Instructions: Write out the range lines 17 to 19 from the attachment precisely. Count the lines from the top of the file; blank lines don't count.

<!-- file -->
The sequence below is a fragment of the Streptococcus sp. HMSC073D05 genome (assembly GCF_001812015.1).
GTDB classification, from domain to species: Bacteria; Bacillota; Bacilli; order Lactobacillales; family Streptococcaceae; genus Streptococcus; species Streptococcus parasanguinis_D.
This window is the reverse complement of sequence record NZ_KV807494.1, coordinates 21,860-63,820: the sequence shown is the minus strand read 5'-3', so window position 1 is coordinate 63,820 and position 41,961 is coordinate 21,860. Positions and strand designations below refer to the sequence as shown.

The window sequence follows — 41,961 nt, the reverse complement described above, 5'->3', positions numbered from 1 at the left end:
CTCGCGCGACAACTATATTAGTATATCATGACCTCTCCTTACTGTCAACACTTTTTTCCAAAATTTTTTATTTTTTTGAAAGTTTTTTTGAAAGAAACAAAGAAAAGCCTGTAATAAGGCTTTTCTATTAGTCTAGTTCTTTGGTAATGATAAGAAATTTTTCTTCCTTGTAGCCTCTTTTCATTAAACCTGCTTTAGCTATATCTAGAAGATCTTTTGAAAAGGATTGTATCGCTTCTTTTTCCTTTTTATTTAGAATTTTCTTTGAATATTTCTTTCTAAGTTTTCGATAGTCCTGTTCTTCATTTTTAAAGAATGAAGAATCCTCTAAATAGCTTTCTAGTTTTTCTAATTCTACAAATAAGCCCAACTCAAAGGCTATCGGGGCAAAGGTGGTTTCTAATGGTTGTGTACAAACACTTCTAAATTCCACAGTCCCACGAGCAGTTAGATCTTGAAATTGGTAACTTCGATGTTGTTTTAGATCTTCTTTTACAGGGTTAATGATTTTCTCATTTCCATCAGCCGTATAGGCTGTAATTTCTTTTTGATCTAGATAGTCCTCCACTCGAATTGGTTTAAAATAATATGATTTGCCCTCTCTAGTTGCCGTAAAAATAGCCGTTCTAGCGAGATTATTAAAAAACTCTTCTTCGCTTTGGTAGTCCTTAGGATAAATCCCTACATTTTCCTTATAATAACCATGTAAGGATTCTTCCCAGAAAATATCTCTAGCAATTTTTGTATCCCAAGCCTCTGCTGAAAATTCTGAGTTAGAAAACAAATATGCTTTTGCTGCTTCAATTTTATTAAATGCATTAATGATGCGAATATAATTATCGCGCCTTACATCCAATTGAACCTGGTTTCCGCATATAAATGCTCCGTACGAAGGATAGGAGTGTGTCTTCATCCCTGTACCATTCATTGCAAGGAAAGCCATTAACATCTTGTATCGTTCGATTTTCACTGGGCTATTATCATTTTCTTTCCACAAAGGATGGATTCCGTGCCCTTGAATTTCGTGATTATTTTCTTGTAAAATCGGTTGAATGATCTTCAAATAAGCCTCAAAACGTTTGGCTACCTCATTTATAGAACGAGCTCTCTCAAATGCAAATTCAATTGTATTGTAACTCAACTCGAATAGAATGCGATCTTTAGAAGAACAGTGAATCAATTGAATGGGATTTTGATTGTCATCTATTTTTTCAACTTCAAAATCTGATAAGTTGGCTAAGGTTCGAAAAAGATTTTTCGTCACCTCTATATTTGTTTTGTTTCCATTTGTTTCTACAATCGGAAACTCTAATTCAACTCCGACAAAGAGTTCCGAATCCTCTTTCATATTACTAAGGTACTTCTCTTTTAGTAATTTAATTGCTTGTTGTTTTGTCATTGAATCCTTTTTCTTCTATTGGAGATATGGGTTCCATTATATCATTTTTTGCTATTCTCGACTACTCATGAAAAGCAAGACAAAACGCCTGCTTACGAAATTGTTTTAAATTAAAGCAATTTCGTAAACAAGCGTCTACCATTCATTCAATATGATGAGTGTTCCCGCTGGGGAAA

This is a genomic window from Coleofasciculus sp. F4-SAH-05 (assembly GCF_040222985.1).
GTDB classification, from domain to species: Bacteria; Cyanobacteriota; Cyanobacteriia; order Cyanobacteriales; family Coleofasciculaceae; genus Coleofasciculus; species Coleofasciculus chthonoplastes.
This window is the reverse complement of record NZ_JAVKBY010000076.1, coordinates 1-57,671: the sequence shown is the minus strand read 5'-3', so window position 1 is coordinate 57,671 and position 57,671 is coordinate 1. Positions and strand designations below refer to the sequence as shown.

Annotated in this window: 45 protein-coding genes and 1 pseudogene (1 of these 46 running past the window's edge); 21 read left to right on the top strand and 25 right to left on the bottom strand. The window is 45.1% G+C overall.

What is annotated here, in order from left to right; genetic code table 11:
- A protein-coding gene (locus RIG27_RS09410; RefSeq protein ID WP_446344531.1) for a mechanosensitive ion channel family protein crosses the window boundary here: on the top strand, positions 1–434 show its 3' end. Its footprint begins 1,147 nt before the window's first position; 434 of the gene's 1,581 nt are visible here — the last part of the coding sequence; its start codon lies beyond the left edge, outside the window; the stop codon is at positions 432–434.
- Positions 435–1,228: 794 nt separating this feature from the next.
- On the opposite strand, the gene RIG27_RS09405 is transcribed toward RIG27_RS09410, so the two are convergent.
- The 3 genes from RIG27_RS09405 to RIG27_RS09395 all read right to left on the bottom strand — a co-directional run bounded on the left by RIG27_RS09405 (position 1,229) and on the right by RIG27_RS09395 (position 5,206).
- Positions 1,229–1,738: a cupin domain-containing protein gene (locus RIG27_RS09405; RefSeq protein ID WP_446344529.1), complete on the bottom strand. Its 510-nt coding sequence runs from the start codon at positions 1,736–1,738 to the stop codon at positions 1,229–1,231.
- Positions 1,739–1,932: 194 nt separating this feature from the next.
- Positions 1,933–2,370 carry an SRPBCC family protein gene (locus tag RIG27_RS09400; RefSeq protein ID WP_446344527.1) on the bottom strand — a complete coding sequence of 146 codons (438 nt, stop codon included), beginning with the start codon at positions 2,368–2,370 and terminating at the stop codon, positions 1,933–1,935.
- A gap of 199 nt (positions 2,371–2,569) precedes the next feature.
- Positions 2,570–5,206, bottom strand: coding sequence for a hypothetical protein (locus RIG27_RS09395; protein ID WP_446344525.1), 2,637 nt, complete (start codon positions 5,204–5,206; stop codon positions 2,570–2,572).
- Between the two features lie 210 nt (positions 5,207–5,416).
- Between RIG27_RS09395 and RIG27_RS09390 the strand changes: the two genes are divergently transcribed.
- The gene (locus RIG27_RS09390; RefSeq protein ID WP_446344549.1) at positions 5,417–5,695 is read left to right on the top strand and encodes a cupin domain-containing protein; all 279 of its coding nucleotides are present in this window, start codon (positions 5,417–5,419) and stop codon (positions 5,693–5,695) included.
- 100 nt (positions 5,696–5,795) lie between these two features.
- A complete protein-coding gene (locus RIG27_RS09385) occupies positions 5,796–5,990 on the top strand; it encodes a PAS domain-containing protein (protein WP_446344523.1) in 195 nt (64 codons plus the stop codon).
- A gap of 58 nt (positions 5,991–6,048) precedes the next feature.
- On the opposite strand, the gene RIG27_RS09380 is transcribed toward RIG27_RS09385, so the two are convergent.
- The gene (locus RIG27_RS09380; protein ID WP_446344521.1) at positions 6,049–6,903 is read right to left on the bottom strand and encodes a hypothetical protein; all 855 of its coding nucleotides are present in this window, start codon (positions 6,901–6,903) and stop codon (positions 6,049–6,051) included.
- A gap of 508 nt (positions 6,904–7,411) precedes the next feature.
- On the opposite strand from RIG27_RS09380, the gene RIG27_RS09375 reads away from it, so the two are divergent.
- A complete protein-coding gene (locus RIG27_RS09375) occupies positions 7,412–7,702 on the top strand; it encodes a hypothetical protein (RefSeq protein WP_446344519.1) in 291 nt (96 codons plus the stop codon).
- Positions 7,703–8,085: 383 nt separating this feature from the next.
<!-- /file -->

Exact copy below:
- Positions 1,933–2,370 carry an SRPBCC family protein gene (locus tag RIG27_RS09400; RefSeq protein ID WP_446344527.1) on the bottom strand — a complete coding sequence of 146 codons (438 nt, stop codon included), beginning with the start codon at positions 2,368–2,370 and terminating at the stop codon, positions 1,933–1,935.
- A gap of 199 nt (positions 2,371–2,569) precedes the next feature.
- Positions 2,570–5,206, bottom strand: coding sequence for a hypothetical protein (locus RIG27_RS09395; protein ID WP_446344525.1), 2,637 nt, complete (start codon positions 5,204–5,206; stop codon positions 2,570–2,572).